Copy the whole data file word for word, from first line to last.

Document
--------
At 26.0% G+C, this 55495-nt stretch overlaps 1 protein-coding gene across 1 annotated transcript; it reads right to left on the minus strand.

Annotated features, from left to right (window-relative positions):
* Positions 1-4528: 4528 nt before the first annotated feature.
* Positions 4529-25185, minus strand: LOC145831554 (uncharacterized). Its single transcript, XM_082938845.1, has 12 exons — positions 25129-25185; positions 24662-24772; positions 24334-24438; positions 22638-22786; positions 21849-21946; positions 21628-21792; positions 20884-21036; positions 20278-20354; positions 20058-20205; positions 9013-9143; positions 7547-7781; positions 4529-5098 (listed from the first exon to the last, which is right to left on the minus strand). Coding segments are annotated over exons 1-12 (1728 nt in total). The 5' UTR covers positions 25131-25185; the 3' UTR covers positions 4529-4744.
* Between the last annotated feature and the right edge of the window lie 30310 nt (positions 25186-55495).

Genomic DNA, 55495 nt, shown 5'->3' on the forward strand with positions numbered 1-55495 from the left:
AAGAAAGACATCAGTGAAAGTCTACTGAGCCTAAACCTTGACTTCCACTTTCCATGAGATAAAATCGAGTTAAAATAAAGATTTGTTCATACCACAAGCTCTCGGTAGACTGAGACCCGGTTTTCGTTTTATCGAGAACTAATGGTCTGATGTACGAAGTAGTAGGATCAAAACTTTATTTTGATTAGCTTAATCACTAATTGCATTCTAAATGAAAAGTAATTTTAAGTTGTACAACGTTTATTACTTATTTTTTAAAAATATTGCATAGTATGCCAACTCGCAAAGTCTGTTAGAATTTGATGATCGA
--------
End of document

At 26.0% G+C, this 55495-nt stretch overlaps 1 protein-coding gene across 1 annotated transcript; it reads right to left on the minus strand.

Annotated features, from left to right (window-relative positions):
* Positions 1-4528: 4528 nt before the first annotated feature.
* Positions 4529-25185, minus strand: LOC145831554 (uncharacterized). Its single transcript, XM_082938845.1, has 12 exons — positions 25129-25185; positions 24662-24772; positions 24334-24438; positions 22638-22786; positions 21849-21946; positions 21628-21792; positions 20884-21036; positions 20278-20354; positions 20058-20205; positions 9013-9143; positions 7547-7781; positions 4529-5098 (listed from the first exon to the last, which is right to left on the minus strand). Coding segments are annotated over exons 1-12 (1728 nt in total). The 5' UTR covers positions 25131-25185; the 3' UTR covers positions 4529-4744.
* Between the last annotated feature and the right edge of the window lie 30310 nt (positions 25186-55495).

Genomic DNA, 55495 nt, shown 5'->3' on the forward strand with positions numbered 1-55495 from the left:
AAGAAAGACATCAGTGAAAGTCTACTGAGCCTAAACCTTGACTTCCACTTTCCATGAGATAAAATCGAGTTAAAATAAAGATTTGTTCATACCACAAGCTCTCGGTAGACTGAGACCCGGTTTTCGTTTTATCGAGAACTAATGGTCTGATGTACGAAGTAGTAGGATCAAAACTTTATTTTGATTAGCTTAATCACTAATTGCATTCTAAATGAAAAGTAATTTTAAGTTGTACAACGTTTATTACTTATTTTTTAAAAATATTGCATAGTATGCCAACTCGCAAAGTCTGTTAGAATTTGATGATCGA